Friday, June 26, 2009
So, What's Going To Replace The Democratic Party?
While I was un-carbon-producing (except for my breathing), it was passed. See David's Chicago-Boyz post.
I don't think the average person realizes that much of our current power plant dates from decades ago, that nuclear plants are going to going off line in about a decade due to age, and that we are apparently signing on to something that will raise the basic cost of living in a very substantial way, without actually having any alternatives.
We are at the point when this will come home quite quickly. The current bill has a ridiculous goal of cutting US per capita carbon dioxide emissions back to the 1700s. Needless to say, that will never come to pass. And most of the current bill's provisions are backloaded to later dates, but even the renewable energy mandates will raise fuel costs significantly within 5-6 years.
At some point, the peasants will revolt. It is almost as if this bill was a conspiracy of California Democrats who feel the need to bankrupt the rest of this country so that California will have an equal chance at funding, or something like that.
Volokh's Jim Lindgren has written several very good posts on this bill - this one, from months ago, reviews the ridiculous goal of the bill. This post from today reviews the central problem related to trade.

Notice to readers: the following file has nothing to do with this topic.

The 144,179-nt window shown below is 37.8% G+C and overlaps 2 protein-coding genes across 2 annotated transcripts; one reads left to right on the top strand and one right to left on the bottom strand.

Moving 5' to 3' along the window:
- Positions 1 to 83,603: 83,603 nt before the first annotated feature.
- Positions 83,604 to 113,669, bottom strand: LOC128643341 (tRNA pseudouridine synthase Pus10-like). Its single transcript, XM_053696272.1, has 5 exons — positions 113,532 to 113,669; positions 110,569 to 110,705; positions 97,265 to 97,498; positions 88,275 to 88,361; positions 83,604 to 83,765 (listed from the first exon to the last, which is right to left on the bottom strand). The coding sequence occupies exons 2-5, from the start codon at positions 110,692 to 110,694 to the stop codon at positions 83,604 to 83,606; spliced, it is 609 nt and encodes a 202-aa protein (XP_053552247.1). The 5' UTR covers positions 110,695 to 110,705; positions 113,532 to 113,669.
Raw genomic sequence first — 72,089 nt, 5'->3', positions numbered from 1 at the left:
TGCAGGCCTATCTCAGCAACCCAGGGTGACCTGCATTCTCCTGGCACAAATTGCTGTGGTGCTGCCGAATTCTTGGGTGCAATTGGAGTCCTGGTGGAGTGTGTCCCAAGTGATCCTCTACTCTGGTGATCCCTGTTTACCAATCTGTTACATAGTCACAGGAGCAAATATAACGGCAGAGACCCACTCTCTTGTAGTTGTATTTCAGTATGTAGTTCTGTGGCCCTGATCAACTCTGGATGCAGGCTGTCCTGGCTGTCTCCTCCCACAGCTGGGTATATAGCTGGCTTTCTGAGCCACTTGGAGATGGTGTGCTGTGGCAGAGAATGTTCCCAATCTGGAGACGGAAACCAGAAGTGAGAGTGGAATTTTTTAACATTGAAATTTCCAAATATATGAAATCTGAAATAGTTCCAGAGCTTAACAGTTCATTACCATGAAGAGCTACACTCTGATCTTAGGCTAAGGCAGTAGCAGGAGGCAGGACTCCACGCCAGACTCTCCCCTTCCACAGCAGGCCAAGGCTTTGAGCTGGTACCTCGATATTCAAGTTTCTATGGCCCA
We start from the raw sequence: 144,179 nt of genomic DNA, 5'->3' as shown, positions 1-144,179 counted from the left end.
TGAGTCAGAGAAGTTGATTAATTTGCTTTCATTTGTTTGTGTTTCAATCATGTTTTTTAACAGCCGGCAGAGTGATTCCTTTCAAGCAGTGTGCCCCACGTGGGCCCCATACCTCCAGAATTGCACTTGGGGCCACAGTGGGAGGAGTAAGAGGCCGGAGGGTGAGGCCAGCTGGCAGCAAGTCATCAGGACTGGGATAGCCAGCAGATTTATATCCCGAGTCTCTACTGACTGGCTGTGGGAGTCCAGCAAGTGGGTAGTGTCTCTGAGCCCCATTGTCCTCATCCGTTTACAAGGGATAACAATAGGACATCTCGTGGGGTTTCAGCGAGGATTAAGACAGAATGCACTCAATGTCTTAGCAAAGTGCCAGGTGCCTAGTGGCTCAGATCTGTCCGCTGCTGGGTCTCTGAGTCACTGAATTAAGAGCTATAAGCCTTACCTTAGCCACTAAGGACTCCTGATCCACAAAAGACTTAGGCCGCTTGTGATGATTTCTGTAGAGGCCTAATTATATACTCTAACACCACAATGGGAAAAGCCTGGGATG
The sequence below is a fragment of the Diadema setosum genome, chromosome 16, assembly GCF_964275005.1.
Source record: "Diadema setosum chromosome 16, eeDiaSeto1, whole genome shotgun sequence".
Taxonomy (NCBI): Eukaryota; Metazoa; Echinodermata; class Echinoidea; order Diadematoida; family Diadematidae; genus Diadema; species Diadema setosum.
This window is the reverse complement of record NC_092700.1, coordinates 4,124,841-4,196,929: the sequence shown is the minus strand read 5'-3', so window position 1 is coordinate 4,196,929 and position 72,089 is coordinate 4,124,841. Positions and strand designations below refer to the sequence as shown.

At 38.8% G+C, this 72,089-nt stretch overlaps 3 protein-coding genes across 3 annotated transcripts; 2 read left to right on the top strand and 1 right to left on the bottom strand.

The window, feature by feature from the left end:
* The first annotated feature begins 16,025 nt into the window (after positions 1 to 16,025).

It's the inane nature of this bill that astounds me. We just cannot do it. Growing the food necessary to feed even our own population would emit more carbon than the final goals in the bill, even if every household in the USA was burning candles for light and had returned to the lifestyle that Paul Ehrlich used to recommend.
Okay, so in pursuit of a goal that's nonsensical, for a problem that is international and that will not be addressed internationally (India and China, for example, are refusing to starve their people to death), we adopt legislation that either sets up an iron wall of tariffs or drives half the nation into poverty in about 15 years. This is the most bizarre thing I have ever seen in my lifetime.
Let's hope it can be stopped in the Senate. Even if it is, our nation has lost something here, and that something is the principal legislative body's grasp on reality. It is as if the House of Representatives suddenly passed a vote to reduce gravity by 10 percent in order to lessen the costs of obesity to putatively cut Medicare costs in the future. Truly amazing.